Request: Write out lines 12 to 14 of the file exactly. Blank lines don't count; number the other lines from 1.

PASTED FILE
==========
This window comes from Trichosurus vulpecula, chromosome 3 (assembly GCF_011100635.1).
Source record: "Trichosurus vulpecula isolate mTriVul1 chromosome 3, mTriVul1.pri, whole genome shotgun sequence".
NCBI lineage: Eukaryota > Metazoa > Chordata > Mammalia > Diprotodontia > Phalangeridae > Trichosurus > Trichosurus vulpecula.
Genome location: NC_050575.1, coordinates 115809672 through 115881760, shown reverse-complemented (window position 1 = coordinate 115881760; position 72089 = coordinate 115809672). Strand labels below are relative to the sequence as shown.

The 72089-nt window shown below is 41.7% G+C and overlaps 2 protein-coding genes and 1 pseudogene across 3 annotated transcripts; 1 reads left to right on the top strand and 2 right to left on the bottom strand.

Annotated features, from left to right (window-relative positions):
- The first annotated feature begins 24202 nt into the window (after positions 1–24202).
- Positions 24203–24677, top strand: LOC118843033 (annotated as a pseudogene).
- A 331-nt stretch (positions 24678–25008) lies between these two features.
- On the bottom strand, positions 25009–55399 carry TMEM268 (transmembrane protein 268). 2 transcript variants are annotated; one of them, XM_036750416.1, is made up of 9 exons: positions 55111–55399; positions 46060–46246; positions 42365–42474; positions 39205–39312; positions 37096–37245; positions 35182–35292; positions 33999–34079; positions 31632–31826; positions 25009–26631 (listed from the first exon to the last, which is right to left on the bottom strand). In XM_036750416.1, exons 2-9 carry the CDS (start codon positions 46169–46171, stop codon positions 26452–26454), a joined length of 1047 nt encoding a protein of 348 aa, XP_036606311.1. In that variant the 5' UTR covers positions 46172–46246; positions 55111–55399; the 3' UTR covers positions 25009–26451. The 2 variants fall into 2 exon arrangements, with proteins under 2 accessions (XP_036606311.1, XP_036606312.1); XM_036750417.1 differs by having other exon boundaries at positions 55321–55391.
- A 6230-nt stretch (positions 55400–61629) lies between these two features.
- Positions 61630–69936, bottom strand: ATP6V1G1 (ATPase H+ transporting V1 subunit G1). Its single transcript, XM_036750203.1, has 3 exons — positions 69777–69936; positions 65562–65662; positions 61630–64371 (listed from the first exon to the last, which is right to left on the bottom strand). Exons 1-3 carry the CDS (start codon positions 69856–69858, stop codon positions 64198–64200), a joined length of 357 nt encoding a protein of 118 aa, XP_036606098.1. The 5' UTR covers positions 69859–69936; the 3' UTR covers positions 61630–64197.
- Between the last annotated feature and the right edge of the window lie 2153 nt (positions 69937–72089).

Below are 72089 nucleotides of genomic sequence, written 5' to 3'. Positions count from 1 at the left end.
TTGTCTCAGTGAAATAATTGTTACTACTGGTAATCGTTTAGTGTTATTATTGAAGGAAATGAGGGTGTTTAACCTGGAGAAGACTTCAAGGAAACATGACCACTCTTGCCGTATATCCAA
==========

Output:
- Positions 61630–69936, bottom strand: ATP6V1G1 (ATPase H+ transporting V1 subunit G1). Its single transcript, XM_036750203.1, has 3 exons — positions 69777–69936; positions 65562–65662; positions 61630–64371 (listed from the first exon to the last, which is right to left on the bottom strand). Exons 1-3 carry the CDS (start codon positions 69856–69858, stop codon positions 64198–64200), a joined length of 357 nt encoding a protein of 118 aa, XP_036606098.1. The 5' UTR covers positions 69859–69936; the 3' UTR covers positions 61630–64197.
- Between the last annotated feature and the right edge of the window lie 2153 nt (positions 69937–72089).

Below are 72089 nucleotides of genomic sequence, written 5' to 3'. Positions count from 1 at the left end.